136 – A Cure for Wellness (2016)

spacetime coordinates: 2016 // remote location in the Swiss Alps

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A Cure for Wellness is a 2016 American-German psychological horror thriller film directed by Gore Verbinski and written by Justin Haythe. The film stars Dane DeHaan, Jason Isaacs and Mia Goth, and follows a young American executive who is sent to a mysterious rehabilitation center in the Swiss Alps.

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A Cure for Wellness received mixed reviews from critics, with praise for its visuals, performances and ambition, but criticism for its length, plot and structure.

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119 – Legion (TV series 2017– )

Legion is an American cable television series created for FX by Noah Hawley, based on the Marvel Comics character David Haller / Legion. It is connected to the X-Men film series, the first television series to be so, and is produced by FX Productions in association with Marvel Television. Hawley serves as showrunner on the series.

Dan Stevens stars as Haller, a mutant diagnosed with schizophrenia at a young age. Rachel Keller, Aubrey Plaza, Bill Irwin, Jeremie Harris, Amber Midthunder, Katie Aselton, and Jean Smart also star.

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as a director Hawley wanted the series to be highly stylized, describing his vision for it as “a 1964 Terence Stamp movie”. It was not feasible to literally translate Bill Sienkiewicz‘s iconic artwork of the character to the screen, and Hawley wanted the series to have “its own visual aesthetic to it, and part of that is being a story kind of out of time and out of place”. He stated that “the design of a show has to have its own internal logic”, and compared this sensibility to the series Hannibal, which he said was “a great example of something that had this almost fetishistic beauty to everything that you saw, whether it was food or violence.” Hawley elaborated that the design choice of 60s British films came about because “this whole show is not the world, it’s David’s experience of the world. He’s piecing his world together from nostalgia and memory and the world becomes that.”

At New York Comic-Con 2016, Donner said that the series is “far from the X-Men movies, but still lives in that universe. The only way for X-Men to keep moving forward is to be original and to surprise. And this is a surprise. It is very, very different.” Hawley explained that because the series is depicting the title character’s “subjective reality”, it would not have to address any connections to the films straight away, at first “had to stand on its own feet” before exploring those connections more;  He did state that “you can’t tell this story without” acknowledging that Legion is the son of Charles Xavier, who appears in the films. (read more – shared universe connections)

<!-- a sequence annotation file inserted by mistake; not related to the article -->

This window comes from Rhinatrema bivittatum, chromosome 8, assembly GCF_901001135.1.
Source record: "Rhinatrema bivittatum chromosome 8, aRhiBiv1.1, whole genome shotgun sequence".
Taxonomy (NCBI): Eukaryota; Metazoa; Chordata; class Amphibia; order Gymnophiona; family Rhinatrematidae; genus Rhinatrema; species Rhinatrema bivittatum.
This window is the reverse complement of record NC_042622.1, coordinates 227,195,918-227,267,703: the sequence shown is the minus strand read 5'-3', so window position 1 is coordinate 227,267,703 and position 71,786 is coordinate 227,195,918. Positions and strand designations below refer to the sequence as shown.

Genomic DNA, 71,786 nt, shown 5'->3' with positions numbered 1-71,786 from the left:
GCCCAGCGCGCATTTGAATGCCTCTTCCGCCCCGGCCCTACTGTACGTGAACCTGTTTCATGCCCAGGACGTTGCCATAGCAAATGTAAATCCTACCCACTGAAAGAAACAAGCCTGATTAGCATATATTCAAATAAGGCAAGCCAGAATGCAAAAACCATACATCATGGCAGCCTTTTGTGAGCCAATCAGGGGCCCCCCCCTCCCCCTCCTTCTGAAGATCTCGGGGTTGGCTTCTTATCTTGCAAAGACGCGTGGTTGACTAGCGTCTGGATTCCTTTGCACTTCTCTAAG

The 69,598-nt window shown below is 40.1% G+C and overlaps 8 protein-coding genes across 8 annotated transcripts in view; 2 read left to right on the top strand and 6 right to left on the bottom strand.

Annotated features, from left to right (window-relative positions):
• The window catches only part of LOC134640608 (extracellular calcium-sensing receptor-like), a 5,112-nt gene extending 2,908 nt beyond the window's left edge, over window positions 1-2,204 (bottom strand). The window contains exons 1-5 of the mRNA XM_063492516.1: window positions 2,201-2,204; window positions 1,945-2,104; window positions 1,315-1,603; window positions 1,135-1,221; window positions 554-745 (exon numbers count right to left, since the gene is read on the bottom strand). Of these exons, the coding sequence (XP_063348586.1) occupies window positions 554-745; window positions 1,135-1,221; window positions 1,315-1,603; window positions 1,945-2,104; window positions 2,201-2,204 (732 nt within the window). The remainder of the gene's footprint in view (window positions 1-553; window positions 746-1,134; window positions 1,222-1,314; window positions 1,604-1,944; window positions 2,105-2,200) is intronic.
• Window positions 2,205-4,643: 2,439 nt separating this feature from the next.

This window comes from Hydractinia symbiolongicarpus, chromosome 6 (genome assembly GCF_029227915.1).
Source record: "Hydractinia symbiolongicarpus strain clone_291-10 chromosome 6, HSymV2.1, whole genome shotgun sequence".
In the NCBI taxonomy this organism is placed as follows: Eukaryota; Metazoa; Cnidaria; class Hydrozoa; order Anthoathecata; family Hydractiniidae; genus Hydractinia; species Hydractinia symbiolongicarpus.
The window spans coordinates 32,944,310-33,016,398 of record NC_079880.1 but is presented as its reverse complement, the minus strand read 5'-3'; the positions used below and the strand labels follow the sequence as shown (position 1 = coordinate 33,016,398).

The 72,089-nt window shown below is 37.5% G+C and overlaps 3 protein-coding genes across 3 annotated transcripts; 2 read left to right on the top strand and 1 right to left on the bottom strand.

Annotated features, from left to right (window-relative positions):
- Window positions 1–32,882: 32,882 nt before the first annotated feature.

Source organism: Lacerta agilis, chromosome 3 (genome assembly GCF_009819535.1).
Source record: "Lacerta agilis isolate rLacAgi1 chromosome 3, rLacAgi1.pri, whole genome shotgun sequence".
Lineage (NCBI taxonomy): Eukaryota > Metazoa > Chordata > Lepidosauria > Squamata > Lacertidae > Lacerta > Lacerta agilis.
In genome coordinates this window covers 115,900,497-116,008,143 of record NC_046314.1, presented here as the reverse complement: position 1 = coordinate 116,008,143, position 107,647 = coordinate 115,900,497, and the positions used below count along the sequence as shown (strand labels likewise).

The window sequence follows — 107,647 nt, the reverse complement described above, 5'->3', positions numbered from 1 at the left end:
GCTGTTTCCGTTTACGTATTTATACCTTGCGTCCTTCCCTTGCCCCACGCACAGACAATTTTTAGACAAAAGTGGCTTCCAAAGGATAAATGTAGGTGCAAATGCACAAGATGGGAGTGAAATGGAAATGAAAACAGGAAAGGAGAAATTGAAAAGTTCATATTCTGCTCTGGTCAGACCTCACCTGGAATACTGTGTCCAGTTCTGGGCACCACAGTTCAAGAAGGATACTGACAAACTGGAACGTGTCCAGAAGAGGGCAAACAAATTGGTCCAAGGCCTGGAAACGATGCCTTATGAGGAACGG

http://www.imdb.com/title/tt5114356/

097 – The Neon Demon (2016)

spacetime coordinates: 2015 Los Angeles

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The Neon Demon is a 2016 psychological horror film directed by Nicolas Winding Refn, co-written by Mary Laws, Polly Stenham, and Refn, and starring Elle Fanning.

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The plot follows an aspiring model in Los Angeles whose beauty and youth generate intense fascination and jealousy within the industry. Supporting roles are played by Karl Glusman, Jena Malone, Bella Heathcote, Abbey Lee, Desmond Harrington, Christina Hendricks, and Keanu Reeves.

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096 – Drive (2011)

spacetime coordinates: 2011 Los Angeles

Drive is a 2011 American neo-noir crime film directed by Nicolas Winding Refn and written by Hossein Amini, based on the 2005 novel by James Sallis. It stars Ryan Gosling, Carey Mulligan, Bryan Cranston, Christina Hendricks, Ron Perlman, Oscar Isaac and Albert Brooks.

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Journalists and reviewers have called Drive a “classic Los Angeles heist-gone-wrong story”, a “tribute to the genre of car films” in the vein of movies like Bullitt (1968). As a character study, Drive examines themes of “loyalty, loneliness and the dark impulses that rise up even when we try our hardest to suppress them.” It combines comic gore, film noir and B-movie style and Hollywood spectacle, resulting in “a bizarre concoction…reminiscent of David Lynch‘s Mulholland DriveQuentin Tarantino‘s Pulp Fiction, and [with] angst-laden love scenes that would not be out of place in a Scandinavian drama”.  – read more about  Style and inspiration – 

the film contains abundant, evocative, intense images of Los Angeles. from the little seen back streets of downtown LA to the dry arid outposts on the peaks of the desert landscape surrounding it, LA is re-imagined all the way down to the rocky cliffs by the sea.

While Drive is set in the present day, it carries a heavy 1980s atmosphere that is cautiously set from beginning to end and is underlined not only by the vehicles or music and clothes, but also by its architecture. The parts of the city seen in the Valley and by downtown Los Angeles are cheap stucco and mirrored glass. Refn avoided certain areas to preserve the gloomy atmosphere often leaving out more contemporary buildings. Drab background settings include the Southern California commercial strip. As the Los Angeles Times pointed out, whenever gleaming buildings are shown, it is because they are being seen from a distance. Refn shot those scenes from a helicopter at night in Bunker Hill, Los Angeles.

 

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